High food prices aren’t the only challenges people face in Mozambique or elsewhere in sub-Saharan Africa. Climate change, growing population, and water sources are also affecting the overall food availability. But innovations are taking place in Mozambique and all over sub-Saharan Africa that not only help achieve greater yields, but also protect the environment and improve livelihoods. Groups such as Prolinnova and the National Farmers Union of Mozambique , for example, have found new ways to spread successful farming techniques to the rural of areas by helping farmers share information and sustainable agriculture techniques with one another.

To read more about innovations in Mozambique that are helping to improve access to food and improve harvest yields, see: Farmers Learning from Farmers and Spreading the Wealth of Innovations.

Elena Davert is a research intern with the Nourishing the Planet project.


Part 8: Where Would You Like to See More Agricultural Funding Directed?

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Each day we are posting three of your responses to the question: Where Would You Like to See More Agricultural Funding Directed?

Photo credit: Bernard Pollack

1. Peter Mietzner, Namibia says:

“Most definitely at the small-farming sector …. that is the key to more economic success!”

2. Madyo Couto, TFCA , Mozambique says:

“I would see it in two levels: 1 – Investment to promote more efficient and more nutritious subsistence farming; 2 – Investment to promote commercial farming, creating linkages between farmers and markets (private sector).

3. Norman Thomas Uphoff, Cornell University, USA says:

“On the need for more funding support that connects small-scale farmers to the private sector, I would want to know how this gets done, whether the smallholders are organized and in some position to bargain with private traders, merchants, exporters, etc. so that there is a fair distribution of the value-added creation.

Also, if farmers are growing non-consumable items (like flowers, or oils), they can suffer if market prices fall or traders shift to some other cheaper market. (They can play off groups of growers against each other, so simply having farmers in producer or marketing co-ops is not always a hedge against exploitation.) If they are growing food crops, esp. non-perishable ones, households can at least subsist on their produce if market forces leave them in limbo.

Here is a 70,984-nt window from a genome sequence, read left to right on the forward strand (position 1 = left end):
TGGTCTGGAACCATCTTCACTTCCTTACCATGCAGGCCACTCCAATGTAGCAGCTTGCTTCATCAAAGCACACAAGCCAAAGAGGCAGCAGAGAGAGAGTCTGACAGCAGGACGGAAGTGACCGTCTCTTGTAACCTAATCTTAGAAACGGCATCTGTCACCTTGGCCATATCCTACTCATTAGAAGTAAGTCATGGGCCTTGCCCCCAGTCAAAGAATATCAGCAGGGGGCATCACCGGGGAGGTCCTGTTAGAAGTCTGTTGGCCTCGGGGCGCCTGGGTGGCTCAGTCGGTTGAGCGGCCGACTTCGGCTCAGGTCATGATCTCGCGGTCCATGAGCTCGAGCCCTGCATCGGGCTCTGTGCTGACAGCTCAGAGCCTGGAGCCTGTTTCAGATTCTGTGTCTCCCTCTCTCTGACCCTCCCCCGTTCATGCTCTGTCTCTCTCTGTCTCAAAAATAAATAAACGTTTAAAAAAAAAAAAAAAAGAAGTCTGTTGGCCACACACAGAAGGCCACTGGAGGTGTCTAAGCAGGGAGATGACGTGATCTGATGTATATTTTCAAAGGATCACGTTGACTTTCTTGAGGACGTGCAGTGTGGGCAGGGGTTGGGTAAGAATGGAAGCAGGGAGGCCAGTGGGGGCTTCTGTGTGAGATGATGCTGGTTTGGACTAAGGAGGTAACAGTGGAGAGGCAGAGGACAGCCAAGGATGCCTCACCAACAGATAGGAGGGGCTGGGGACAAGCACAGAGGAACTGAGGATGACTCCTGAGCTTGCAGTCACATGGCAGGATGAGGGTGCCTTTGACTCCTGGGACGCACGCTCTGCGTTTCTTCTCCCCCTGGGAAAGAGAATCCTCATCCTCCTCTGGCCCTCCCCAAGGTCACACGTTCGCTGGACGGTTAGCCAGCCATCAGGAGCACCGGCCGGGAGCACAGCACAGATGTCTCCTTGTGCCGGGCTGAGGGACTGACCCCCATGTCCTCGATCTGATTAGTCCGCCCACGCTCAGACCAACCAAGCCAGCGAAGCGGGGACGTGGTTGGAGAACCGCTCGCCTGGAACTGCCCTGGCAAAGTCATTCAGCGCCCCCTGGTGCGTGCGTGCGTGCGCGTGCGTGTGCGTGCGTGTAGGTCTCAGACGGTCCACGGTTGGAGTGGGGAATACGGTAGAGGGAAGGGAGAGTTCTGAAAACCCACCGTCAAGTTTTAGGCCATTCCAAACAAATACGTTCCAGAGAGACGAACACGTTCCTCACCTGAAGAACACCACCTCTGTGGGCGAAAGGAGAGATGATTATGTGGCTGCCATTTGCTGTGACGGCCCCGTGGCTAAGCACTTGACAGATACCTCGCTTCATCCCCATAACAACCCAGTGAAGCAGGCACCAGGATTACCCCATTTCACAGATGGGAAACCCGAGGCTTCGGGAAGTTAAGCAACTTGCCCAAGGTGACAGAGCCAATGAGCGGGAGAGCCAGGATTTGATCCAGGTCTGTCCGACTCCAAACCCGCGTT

On the need for funding to move from food aid to investment in development for food security assistance, the question is how to do this. The U.S. Embassy in Lusaka in 2006 gave support to a really promising local initiative from Solwezi in Northwest Province, to disseminate knowledge about the System of Rice Intensification to Zambian farmers. The World Conservation Society, through its COMACO program, is taking up this opportunity for farmers in the northeast.  A farmers’ cooperative in Solwezi showed  that rice yield over 6 t/ha was possible without relying on chemical fertilizer, just by modifying their practices. This could do a lot for food security in Zambia.”

See Part 1 to hear from Dave Andrews (USA), Dave Johnstone (Cameroon), and Pierre Castagnoli (Italy).
See Part 2 to hear from Paul Sinandja (Togo), Dov Pasternak (Niger), and Pascal Pulvery (France).
See Part 3 to hear from Christine McCulloch (UK), Hans R Herren (VA), and Amadou Niang (Mali).
See Part 4 to hear from Michel Koos (Netherlands), Don Seville (USA), and Ron Gretlarson.
See Part 5 to hear from Shahul Salim, Roger Leakey (Kenya), and Monty P Jones (Ghana).
See Part 6 to hear from Calestous Juma (USA), Ray Anderson (USA), and Rob Munro (Zambia).
See Part 7 to hear from Tom Philpott (USA),  Grace Mwaura, and Thangavelu Vasantha Kumaran.

What is your answer? Email me at or tweet your response to @WorldWatchAg